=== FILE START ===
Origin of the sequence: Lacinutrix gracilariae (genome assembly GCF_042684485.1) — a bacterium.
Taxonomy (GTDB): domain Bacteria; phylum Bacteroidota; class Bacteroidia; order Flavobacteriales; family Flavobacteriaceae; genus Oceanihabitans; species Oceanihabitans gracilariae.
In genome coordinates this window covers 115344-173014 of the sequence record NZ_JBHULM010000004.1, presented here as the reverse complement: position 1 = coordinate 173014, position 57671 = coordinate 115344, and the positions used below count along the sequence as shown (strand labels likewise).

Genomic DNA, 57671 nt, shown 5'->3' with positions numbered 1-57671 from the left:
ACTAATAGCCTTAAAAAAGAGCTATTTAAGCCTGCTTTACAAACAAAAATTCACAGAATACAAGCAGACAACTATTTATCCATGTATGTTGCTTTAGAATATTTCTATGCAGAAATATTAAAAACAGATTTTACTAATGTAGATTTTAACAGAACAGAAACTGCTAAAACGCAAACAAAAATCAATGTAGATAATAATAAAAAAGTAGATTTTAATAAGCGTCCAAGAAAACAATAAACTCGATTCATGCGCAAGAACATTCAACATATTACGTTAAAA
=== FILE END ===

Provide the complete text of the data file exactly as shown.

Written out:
Origin of the sequence: Lacinutrix gracilariae (genome assembly GCF_042684485.1) — a bacterium.
Taxonomy (GTDB): domain Bacteria; phylum Bacteroidota; class Bacteroidia; order Flavobacteriales; family Flavobacteriaceae; genus Oceanihabitans; species Oceanihabitans gracilariae.
In genome coordinates this window covers 115344-173014 of the sequence record NZ_JBHULM010000004.1, presented here as the reverse complement: position 1 = coordinate 173014, position 57671 = coordinate 115344, and the positions used below count along the sequence as shown (strand labels likewise).

Genomic DNA, 57671 nt, shown 5'->3' with positions numbered 1-57671 from the left:
ACTAATAGCCTTAAAAAAGAGCTATTTAAGCCTGCTTTACAAACAAAAATTCACAGAATACAAGCAGACAACTATTTATCCATGTATGTTGCTTTAGAATATTTCTATGCAGAAATATTAAAAACAGATTTTACTAATGTAGATTTTAACAGAACAGAAACTGCTAAAACGCAAACAAAAATCAATGTAGATAATAATAAAAAAGTAGATTTTAATAAGCGTCCAAGAAAACAATAAACTCGATTCATGCGCAAGAACATTCAACATATTACGTTAAAA